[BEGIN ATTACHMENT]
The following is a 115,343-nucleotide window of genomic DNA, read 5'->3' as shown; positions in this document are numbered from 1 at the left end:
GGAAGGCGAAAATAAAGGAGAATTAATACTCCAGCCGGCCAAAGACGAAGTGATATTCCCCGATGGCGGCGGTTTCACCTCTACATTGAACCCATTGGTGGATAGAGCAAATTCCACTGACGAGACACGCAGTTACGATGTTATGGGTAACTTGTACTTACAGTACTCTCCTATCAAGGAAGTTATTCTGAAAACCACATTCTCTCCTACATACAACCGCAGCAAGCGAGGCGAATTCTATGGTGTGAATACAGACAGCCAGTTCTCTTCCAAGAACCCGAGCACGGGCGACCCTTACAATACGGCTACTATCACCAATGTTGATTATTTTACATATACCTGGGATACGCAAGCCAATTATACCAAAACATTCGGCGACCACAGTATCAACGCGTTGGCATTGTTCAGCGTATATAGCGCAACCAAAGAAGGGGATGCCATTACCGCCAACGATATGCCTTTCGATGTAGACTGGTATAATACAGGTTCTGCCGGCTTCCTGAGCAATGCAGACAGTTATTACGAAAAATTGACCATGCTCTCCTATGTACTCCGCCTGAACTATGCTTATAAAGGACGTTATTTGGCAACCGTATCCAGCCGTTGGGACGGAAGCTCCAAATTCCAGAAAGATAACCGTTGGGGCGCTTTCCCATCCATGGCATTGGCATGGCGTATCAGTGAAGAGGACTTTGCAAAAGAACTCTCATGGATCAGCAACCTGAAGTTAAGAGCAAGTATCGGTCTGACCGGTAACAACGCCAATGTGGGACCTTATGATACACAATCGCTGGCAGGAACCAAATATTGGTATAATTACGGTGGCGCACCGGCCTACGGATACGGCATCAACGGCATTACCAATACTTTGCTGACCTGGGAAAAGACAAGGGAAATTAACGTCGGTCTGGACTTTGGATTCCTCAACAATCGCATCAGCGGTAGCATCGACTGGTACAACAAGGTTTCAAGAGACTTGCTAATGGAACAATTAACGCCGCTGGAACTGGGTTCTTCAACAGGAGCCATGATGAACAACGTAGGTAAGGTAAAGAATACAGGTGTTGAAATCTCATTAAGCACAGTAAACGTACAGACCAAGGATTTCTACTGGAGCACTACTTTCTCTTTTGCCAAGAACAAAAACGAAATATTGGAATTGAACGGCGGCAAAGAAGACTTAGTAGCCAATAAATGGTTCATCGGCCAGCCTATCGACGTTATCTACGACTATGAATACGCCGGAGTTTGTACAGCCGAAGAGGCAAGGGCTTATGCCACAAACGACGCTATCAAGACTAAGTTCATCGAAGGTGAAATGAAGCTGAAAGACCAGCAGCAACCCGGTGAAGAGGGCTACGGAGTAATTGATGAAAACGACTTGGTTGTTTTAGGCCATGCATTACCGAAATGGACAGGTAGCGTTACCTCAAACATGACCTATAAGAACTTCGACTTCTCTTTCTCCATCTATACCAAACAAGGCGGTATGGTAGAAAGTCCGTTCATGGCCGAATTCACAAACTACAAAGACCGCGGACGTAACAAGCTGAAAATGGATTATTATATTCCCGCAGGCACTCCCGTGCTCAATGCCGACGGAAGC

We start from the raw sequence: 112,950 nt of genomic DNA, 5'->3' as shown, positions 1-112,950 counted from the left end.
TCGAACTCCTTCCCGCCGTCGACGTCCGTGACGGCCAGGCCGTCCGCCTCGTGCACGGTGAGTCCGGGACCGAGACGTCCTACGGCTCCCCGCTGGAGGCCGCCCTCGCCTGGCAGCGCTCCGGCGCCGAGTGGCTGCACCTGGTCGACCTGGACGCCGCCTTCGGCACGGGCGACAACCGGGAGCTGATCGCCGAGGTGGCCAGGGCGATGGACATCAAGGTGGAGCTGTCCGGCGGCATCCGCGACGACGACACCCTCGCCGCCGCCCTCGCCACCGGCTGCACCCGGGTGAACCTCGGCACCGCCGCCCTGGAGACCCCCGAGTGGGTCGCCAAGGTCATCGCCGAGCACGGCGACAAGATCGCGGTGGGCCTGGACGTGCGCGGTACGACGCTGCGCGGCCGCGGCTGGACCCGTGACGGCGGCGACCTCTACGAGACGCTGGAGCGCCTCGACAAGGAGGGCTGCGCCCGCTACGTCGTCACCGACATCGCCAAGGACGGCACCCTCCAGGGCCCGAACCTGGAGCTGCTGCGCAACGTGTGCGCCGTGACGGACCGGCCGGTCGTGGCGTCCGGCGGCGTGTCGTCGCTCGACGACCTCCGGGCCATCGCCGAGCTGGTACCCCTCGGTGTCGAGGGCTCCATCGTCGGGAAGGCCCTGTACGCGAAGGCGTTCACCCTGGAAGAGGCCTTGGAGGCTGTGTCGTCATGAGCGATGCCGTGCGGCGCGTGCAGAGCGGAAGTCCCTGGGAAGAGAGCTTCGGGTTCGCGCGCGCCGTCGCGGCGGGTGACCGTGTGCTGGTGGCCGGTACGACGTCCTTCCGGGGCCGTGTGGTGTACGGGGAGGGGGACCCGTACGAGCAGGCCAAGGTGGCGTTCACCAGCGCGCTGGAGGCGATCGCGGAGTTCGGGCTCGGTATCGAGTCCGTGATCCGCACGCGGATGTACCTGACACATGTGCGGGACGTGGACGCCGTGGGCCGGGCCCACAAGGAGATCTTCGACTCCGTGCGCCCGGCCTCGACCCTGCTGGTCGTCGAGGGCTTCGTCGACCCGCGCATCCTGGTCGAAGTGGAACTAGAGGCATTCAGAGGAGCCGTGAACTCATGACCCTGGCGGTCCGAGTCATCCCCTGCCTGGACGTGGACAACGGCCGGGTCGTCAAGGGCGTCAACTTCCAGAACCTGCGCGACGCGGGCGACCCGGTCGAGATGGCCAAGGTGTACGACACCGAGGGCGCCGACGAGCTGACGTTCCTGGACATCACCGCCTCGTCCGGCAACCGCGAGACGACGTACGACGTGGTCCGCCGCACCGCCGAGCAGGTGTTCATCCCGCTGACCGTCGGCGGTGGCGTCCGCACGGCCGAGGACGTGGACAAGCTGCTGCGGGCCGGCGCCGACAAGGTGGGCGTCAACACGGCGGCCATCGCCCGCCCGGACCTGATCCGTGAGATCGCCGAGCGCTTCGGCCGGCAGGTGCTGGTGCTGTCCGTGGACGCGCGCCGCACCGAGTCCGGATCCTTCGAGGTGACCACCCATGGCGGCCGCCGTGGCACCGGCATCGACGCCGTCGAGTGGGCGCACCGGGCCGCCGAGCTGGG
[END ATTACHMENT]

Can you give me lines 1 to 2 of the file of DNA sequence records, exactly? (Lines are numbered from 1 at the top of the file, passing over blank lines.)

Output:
The following is a 115,343-nucleotide window of genomic DNA, read 5'->3' as shown; positions in this document are numbered from 1 at the left end:
GGAAGGCGAAAATAAAGGAGAATTAATACTCCAGCCGGCCAAAGACGAAGTGATATTCCCCGATGGCGGCGGTTTCACCTCTACATTGAACCCATTGGTGGATAGAGCAAATTCCACTGACGAGACACGCAGTTACGATGTTATGGGTAACTTGTACTTACAGTACTCTCCTATCAAGGAAGTTATTCTGAAAACCACATTCTCTCCTACATACAACCGCAGCAAGCGAGGCGAATTCTATGGTGTGAATACAGACAGCCAGTTCTCTTCCAAGAACCCGAGCACGGGCGACCCTTACAATACGGCTACTATCACCAATGTTGATTATTTTACATATACCTGGGATACGCAAGCCAATTATACCAAAACATTCGGCGACCACAGTATCAACGCGTTGGCATTGTTCAGCGTATATAGCGCAACCAAAGAAGGGGATGCCATTACCGCCAACGATATGCCTTTCGATGTAGACTGGTATAATACAGGTTCTGCCGGCTTCCTGAGCAATGCAGACAGTTATTACGAAAAATTGACCATGCTCTCCTATGTACTCCGCCTGAACTATGCTTATAAAGGACGTTATTTGGCAACCGTATCCAGCCGTTGGGACGGAAGCTCCAAATTCCAGAAAGATAACCGTTGGGGCGCTTTCCCATCCATGGCATTGGCATGGCGTATCAGTGAAGAGGACTTTGCAAAAGAACTCTCATGGATCAGCAACCTGAAGTTAAGAGCAAGTATCGGTCTGACCGGTAACAACGCCAATGTGGGACCTTATGATACACAATCGCTGGCAGGAACCAAATATTGGTATAATTACGGTGGCGCACCGGCCTACGGATACGGCATCAACGGCATTACCAATACTTTGCTGACCTGGGAAAAGACAAGGGAAATTAACGTCGGTCTGGACTTTGGATTCCTCAACAATCGCATCAGCGGTAGCATCGACTGGTACAACAAGGTTTCAAGAGACTTGCTAATGGAACAATTAACGCCGCTGGAACTGGGTTCTTCAACAGGAGCCATGATGAACAACGTAGGTAAGGTAAAGAATACAGGTGTTGAAATCTCATTAAGCACAGTAAACGTACAGACCAAGGATTTCTACTGGAGCACTACTTTCTCTTTTGCCAAGAACAAAAACGAAATATTGGAATTGAACGGCGGCAAAGAAGACTTAGTAGCCAATAAATGGTTCATCGGCCAGCCTATCGACGTTATCTACGACTATGAATACGCCGGAGTTTGTACAGCCGAAGAGGCAAGGGCTTATGCCACAAACGACGCTATCAAGACTAAGTTCATCGAAGGTGAAATGAAGCTGAAAGACCAGCAGCAACCCGGTGAAGAGGGCTACGGAGTAATTGATGAAAACGACTTGGTTGTTTTAGGCCATGCATTACCGAAATGGACAGGTAGCGTTACCTCAAACATGACCTATAAGAACTTCGACTTCTCTTTCTCCATCTATACCAAACAAGGCGGTATGGTAGAAAGTCCGTTCATGGCCGAATTCACAAACTACAAAGACCGCGGACGTAACAAGCTGAAAATGGATTATTATATTCCCGCAGGCACTCCCGTGCTCAATGCCGACGGAAGC